Genevieve White we knew from the PERFORMANCY FORUM where she showed a video in May of her project “33 Balloons“. She went to school (The New School) with Matthew de Leon, and Meghann Snow (who will be performing as part of the July 2 PERFORMANCY FORUM). These three artists are perhaps a good indication of where performance art, as part of the visual arts industry, lives in the hands of artists born in the mid ’80’s (like myself and McCorkle). Durational, pre-invested with symbolic or representational meaning, body-conscious, and often slightly comedic, either via repetition or overt theatricality, the work has a “contained” feeling, which perhaps stems from the art industry’s constant battle to make performance art a consumable product in the same way that a painting or sculpture can be, or perhaps as a continuation of performance art’s birth from action/conceptual work. As a slightly older artist, Alison Ward’s work contains elements of this also, for example her video piece during which she devours 30 cupcakes as they appear, at first delighted and eventually hiccuping (in a squeaky electronically modified voice) with helplessness and despair: repetition, action-as-symbol, self-abuse. However, Ward, dressed in a pink costume, bridges this kind of durational performance with narrative/theatrical performance art, which lives on the line between visual art performance and theater. In particular, Ward’s work exists in a universe of characters and environmental unity (as does de Leon’s) that is also very much a part of contemporary performance art (witness Ryan Trecartin, Tamy Ben-Tor, etc) and references a type of universe and characters that exist in one of the primary current aesthetics (western/rural, fairy tale/Sophia Coppola’s Marie Antoinette, and Murakami would be my top votes for most popular). The piece that Christen Clifford (who is a NYFA Fellow so I was familiar with her work) showed was a kind of homage to Carolee Shneemann’s 1975 Interior Scroll. Clifford said that she was interested in embodying Shneemann’s rage and relating it to postpartum depression and anger, not performing a parody of 1970’s Feminist art, but rather working to feel inside it. This is getting into a whole other post (which would be mostly about Marina Ambramovic at MoMA this year and re-behavior etc) but in relation to this general post about “where we are” (with which I am obsessed) I believe that Clifford’s piece demonstrates a definite re-evaluation of the role of performance art, especially in terms of EMOTION, in terms of the artist’s subjective/private emotional impetus, the desired emotional response from an audience/spectator (which Hector asked us about) and in terms of theatricality, and mode of expression. Clifford’s piece culminates in the smashing of child-related items, cribs, baby buggy, etc, with a metal pipe. This overt emotional action in contrast with White’s expressionless inflation and bursting of red balloons actually was not that great, I mean they did not seem that different; both actions spoke to the usefulness vs. destructive capabilities of emotion and likewise (consciously I think) to the emotional spectrum inherent to performance as a medium.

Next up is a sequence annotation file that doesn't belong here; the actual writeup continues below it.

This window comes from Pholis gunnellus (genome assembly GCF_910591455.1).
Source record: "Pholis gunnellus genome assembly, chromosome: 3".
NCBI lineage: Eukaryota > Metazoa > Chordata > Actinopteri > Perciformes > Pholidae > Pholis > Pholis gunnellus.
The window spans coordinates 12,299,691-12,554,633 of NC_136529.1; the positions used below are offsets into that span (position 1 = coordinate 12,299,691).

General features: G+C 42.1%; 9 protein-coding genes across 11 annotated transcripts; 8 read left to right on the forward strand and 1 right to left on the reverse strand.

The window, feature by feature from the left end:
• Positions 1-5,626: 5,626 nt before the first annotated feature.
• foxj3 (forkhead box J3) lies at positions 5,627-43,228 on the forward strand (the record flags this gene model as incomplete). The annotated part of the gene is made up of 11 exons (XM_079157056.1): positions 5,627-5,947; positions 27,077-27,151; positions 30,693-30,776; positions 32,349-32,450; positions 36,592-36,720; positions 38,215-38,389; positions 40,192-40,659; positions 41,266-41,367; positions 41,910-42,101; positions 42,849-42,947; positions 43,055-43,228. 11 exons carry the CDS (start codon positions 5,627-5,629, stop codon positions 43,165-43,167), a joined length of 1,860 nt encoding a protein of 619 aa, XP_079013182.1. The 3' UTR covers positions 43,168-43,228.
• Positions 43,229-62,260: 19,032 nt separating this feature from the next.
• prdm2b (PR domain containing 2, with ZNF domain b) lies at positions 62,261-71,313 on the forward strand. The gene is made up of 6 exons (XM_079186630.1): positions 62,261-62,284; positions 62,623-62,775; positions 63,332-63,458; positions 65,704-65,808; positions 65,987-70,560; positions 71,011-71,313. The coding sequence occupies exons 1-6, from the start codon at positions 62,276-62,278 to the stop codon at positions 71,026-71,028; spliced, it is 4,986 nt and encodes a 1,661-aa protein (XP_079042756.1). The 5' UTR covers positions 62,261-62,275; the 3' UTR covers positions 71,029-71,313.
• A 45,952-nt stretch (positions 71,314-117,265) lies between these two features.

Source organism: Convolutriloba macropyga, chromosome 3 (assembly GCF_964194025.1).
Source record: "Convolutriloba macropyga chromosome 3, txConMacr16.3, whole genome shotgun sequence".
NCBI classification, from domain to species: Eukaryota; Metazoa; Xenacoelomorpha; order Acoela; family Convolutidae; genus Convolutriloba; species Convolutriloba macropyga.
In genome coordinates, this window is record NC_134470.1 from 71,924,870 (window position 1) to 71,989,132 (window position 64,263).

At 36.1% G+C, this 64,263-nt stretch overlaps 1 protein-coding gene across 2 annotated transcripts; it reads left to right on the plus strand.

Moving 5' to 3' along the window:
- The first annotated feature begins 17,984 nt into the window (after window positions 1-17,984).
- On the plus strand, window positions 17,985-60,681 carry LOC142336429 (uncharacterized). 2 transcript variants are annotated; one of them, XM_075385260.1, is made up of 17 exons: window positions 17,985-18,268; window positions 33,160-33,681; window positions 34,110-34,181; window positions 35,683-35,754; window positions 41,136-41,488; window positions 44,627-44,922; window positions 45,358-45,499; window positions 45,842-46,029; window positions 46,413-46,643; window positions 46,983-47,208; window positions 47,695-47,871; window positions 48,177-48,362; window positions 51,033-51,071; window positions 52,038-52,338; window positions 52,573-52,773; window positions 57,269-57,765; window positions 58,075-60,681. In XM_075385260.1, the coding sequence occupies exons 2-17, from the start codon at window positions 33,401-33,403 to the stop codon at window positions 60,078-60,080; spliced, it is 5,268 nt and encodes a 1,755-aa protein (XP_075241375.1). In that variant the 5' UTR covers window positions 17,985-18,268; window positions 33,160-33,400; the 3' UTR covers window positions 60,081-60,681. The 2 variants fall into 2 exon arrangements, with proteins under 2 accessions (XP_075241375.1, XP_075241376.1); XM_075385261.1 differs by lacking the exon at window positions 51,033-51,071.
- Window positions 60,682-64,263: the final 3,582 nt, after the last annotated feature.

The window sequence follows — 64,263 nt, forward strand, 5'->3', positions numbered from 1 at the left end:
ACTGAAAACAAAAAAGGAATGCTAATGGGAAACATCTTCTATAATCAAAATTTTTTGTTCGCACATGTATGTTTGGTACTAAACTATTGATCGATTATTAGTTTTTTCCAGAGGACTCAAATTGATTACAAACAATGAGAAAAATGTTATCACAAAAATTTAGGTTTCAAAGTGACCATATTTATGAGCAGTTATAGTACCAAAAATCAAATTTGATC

I guess this is where I found the subject of the forum most pertinent, the body vs. its content, and the body vs. its implications, indicators, and index. The “queer” body is one that has no normative, permanently adapted state, but one that shifts its identity and form to communicate, to express, to describe, although at a certain point a person (I) balk at so much deconstruction and bandying-about and re-definition of words, though it all delights me.